There have been drivers who have driven for the win in every race – Gilles Villeneuve and Ayrton Senna were examples. They are great value for money, sometimes winning the championship as a by product of their aggression but often losing it through inability to see the wider perspective. Alain Prost was the supreme example of a driver who drove for the championship every time, content to grab points whenever they were offered and never risking guaranteed scores for a possible but risky overtaking maneuver. Most drivers are a combination of the two, going for wins in the early part of the season and then being a little more circumspect in the last few races.
And that is the glory of F1. It is much more than a straight fight to win a race; it is also a matter of putting a year’s campaign together. The sport requires both speed and intelligence from the drivers and that is why we love it so much – the champion has always demonstrated both his skill in driving quickly and his strategic thinking in balancing the demands of both championship and race.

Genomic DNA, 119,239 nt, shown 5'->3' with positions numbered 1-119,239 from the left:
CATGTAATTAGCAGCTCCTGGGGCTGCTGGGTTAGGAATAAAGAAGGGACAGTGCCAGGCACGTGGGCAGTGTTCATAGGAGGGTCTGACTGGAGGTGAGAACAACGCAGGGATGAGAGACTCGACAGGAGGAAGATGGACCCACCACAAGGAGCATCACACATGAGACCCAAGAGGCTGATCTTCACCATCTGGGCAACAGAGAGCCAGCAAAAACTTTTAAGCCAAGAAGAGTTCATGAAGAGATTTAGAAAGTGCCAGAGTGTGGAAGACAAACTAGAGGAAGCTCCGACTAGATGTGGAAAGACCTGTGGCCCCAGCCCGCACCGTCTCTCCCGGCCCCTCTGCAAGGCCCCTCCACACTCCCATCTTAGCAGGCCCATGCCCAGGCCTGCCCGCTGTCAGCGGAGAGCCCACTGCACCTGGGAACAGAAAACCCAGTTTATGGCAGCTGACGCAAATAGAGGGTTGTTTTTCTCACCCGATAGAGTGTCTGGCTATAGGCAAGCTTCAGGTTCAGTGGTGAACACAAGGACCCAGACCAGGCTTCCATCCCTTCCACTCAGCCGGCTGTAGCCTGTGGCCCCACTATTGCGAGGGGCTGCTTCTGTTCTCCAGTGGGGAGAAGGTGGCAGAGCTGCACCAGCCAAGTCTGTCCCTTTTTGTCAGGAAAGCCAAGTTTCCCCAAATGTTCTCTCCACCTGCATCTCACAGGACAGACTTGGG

To decide on the champion by counting up race wins is to destroy the strategic aspect of F1. The championship could easily be decided little more than halfway through the season, there being no chance that a driver who had finished second any number of times could overtake the leader in the later stages. The system would effectively negate any up-and-coming team’s efforts to improve their car throughout the season; once the magic number of wins has been achieved by a driver, the rest might as well pack up and dream of the next season.